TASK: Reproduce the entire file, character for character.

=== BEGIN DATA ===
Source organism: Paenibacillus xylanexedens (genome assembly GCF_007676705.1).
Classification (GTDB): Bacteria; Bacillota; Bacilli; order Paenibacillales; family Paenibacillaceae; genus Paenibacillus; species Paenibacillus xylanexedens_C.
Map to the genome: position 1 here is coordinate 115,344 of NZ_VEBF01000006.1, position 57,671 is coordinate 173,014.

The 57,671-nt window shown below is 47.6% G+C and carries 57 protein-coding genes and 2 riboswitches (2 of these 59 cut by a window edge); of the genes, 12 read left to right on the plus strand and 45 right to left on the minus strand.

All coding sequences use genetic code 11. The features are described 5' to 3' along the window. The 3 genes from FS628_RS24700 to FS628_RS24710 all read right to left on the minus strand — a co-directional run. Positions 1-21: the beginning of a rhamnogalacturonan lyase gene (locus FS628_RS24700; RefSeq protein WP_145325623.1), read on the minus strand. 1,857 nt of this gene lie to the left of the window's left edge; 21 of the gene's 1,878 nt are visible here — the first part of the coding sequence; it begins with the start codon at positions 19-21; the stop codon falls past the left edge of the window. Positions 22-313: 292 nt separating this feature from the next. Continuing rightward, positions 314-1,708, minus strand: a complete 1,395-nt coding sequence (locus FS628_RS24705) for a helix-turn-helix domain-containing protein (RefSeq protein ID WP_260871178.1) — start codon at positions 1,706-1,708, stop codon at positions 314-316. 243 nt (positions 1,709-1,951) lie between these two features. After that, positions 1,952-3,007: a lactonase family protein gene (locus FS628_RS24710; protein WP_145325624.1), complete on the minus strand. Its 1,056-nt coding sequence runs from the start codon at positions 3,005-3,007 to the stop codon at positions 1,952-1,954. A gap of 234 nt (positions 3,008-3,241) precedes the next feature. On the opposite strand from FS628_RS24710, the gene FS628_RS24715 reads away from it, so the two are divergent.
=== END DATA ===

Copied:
Source organism: Paenibacillus xylanexedens (genome assembly GCF_007676705.1).
Classification (GTDB): Bacteria; Bacillota; Bacilli; order Paenibacillales; family Paenibacillaceae; genus Paenibacillus; species Paenibacillus xylanexedens_C.
Map to the genome: position 1 here is coordinate 115,344 of NZ_VEBF01000006.1, position 57,671 is coordinate 173,014.

The 57,671-nt window shown below is 47.6% G+C and carries 57 protein-coding genes and 2 riboswitches (2 of these 59 cut by a window edge); of the genes, 12 read left to right on the plus strand and 45 right to left on the minus strand.

All coding sequences use genetic code 11. The features are described 5' to 3' along the window. The 3 genes from FS628_RS24700 to FS628_RS24710 all read right to left on the minus strand — a co-directional run. Positions 1-21: the beginning of a rhamnogalacturonan lyase gene (locus FS628_RS24700; RefSeq protein WP_145325623.1), read on the minus strand. 1,857 nt of this gene lie to the left of the window's left edge; 21 of the gene's 1,878 nt are visible here — the first part of the coding sequence; it begins with the start codon at positions 19-21; the stop codon falls past the left edge of the window. Positions 22-313: 292 nt separating this feature from the next. Continuing rightward, positions 314-1,708, minus strand: a complete 1,395-nt coding sequence (locus FS628_RS24705) for a helix-turn-helix domain-containing protein (RefSeq protein ID WP_260871178.1) — start codon at positions 1,706-1,708, stop codon at positions 314-316. 243 nt (positions 1,709-1,951) lie between these two features. After that, positions 1,952-3,007: a lactonase family protein gene (locus FS628_RS24710; protein WP_145325624.1), complete on the minus strand. Its 1,056-nt coding sequence runs from the start codon at positions 3,005-3,007 to the stop codon at positions 1,952-1,954. A gap of 234 nt (positions 3,008-3,241) precedes the next feature. On the opposite strand from FS628_RS24710, the gene FS628_RS24715 reads away from it, so the two are divergent.